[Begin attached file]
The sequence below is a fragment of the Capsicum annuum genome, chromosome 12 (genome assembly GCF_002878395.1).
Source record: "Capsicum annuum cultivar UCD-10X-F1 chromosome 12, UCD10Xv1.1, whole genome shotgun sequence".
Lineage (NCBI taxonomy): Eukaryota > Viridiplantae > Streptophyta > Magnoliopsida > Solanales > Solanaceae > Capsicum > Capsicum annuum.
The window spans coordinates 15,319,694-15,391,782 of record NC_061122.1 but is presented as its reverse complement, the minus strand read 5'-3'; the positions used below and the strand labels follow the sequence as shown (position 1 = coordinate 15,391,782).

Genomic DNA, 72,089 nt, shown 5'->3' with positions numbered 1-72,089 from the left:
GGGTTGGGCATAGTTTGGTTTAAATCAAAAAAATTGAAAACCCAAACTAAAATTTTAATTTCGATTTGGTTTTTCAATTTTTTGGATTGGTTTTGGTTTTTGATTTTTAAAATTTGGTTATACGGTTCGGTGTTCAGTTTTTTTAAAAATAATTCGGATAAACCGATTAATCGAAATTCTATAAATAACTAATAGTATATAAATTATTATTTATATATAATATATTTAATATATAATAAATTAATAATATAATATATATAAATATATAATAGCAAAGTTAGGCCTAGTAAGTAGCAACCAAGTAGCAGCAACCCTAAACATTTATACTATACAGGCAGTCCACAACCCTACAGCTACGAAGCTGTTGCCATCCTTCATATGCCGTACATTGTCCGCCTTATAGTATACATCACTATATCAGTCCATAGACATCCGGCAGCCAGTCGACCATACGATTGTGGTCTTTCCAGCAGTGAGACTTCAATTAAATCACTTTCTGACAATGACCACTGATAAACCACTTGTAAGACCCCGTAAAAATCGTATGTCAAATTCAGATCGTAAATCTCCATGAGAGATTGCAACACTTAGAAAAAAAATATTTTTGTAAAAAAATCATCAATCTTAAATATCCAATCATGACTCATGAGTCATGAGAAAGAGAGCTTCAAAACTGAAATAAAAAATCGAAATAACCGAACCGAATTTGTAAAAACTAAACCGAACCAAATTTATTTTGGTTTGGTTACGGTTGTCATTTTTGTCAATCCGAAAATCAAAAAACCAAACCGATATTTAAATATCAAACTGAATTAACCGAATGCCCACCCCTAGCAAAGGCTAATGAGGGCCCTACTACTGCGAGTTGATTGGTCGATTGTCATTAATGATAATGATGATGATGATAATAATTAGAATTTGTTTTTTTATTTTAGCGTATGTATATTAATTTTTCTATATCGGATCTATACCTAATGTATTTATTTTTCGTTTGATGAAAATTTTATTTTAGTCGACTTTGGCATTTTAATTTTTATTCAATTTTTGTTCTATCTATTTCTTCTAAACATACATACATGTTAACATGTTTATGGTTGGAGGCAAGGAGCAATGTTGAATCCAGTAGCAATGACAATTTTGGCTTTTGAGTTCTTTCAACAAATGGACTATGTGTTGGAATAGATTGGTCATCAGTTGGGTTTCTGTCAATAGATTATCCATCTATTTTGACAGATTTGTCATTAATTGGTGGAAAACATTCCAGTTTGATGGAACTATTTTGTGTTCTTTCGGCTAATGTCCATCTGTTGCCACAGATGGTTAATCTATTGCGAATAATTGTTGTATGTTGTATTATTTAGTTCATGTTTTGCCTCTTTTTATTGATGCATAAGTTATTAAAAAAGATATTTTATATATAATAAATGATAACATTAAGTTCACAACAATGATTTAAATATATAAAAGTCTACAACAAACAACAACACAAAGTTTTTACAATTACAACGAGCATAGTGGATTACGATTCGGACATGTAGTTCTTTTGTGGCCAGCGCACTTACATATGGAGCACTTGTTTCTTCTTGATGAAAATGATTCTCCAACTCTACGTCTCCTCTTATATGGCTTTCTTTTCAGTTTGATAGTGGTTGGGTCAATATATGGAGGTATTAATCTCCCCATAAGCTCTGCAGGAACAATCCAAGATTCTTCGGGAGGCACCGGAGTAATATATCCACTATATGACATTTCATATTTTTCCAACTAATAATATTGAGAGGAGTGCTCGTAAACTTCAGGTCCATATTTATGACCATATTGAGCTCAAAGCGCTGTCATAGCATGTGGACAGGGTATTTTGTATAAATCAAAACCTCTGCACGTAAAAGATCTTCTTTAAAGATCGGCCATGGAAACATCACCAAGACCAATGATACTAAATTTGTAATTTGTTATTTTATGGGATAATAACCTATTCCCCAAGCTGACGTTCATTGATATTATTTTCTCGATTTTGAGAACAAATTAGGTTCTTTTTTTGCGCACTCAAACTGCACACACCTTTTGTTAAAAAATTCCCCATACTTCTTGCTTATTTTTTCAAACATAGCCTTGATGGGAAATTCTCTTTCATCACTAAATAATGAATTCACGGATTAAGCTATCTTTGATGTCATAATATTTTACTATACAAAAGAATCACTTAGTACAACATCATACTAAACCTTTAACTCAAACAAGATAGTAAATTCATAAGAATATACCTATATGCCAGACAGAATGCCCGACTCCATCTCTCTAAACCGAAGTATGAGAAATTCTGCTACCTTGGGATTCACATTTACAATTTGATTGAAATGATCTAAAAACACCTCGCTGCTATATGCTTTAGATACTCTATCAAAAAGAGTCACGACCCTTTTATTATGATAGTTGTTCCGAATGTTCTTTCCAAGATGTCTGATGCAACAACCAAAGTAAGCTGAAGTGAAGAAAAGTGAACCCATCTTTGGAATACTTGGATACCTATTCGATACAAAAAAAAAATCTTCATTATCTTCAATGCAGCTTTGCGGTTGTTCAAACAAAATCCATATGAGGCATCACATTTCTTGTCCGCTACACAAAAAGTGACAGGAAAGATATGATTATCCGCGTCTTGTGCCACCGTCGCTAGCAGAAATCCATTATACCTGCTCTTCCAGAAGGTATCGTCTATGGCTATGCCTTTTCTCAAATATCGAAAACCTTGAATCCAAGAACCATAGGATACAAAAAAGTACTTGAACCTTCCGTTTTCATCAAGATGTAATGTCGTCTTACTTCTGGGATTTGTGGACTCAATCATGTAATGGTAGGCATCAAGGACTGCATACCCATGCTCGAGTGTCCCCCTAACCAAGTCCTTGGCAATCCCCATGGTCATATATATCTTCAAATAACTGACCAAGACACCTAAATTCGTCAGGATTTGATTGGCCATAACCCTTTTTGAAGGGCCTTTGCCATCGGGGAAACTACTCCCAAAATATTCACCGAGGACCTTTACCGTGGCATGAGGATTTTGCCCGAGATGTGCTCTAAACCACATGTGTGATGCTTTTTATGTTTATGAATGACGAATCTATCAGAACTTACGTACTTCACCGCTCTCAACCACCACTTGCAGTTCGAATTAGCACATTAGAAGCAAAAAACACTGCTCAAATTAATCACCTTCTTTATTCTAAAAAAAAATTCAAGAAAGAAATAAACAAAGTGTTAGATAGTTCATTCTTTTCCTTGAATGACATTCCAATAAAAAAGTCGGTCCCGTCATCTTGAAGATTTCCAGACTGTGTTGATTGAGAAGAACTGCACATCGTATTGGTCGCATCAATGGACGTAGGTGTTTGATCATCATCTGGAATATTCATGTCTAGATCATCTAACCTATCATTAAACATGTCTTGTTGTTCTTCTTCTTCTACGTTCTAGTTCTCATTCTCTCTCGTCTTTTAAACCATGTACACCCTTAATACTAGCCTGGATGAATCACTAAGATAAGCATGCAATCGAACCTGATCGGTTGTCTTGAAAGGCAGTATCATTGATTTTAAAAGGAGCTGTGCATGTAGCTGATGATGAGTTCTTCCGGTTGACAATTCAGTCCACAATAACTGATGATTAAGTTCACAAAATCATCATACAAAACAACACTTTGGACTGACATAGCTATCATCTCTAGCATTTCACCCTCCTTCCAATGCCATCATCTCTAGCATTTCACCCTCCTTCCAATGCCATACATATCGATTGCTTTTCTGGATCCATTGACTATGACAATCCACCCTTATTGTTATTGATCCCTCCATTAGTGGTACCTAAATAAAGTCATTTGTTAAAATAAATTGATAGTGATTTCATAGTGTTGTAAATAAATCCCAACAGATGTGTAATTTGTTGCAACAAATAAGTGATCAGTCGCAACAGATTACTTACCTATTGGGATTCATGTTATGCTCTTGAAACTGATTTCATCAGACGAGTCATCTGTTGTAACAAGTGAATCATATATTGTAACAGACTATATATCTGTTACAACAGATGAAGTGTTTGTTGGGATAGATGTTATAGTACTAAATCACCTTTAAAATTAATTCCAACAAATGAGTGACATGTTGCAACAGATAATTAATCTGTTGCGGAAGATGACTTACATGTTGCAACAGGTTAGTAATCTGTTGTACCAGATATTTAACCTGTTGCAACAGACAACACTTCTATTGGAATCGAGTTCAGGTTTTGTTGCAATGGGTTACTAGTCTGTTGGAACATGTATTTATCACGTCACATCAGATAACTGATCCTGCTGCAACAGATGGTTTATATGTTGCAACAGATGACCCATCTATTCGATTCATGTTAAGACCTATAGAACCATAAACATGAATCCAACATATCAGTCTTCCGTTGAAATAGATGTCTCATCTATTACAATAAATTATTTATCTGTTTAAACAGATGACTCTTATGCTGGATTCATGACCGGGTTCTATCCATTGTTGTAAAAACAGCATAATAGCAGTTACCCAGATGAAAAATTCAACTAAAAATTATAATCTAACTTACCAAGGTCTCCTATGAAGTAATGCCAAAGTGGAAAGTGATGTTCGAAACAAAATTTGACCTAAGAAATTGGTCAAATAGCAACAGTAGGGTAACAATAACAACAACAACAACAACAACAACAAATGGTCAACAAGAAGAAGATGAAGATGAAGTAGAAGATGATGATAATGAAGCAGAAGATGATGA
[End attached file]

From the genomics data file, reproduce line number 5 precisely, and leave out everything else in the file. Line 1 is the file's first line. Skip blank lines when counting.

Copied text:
Genomic DNA, 72,089 nt, shown 5'->3' with positions numbered 1-72,089 from the left: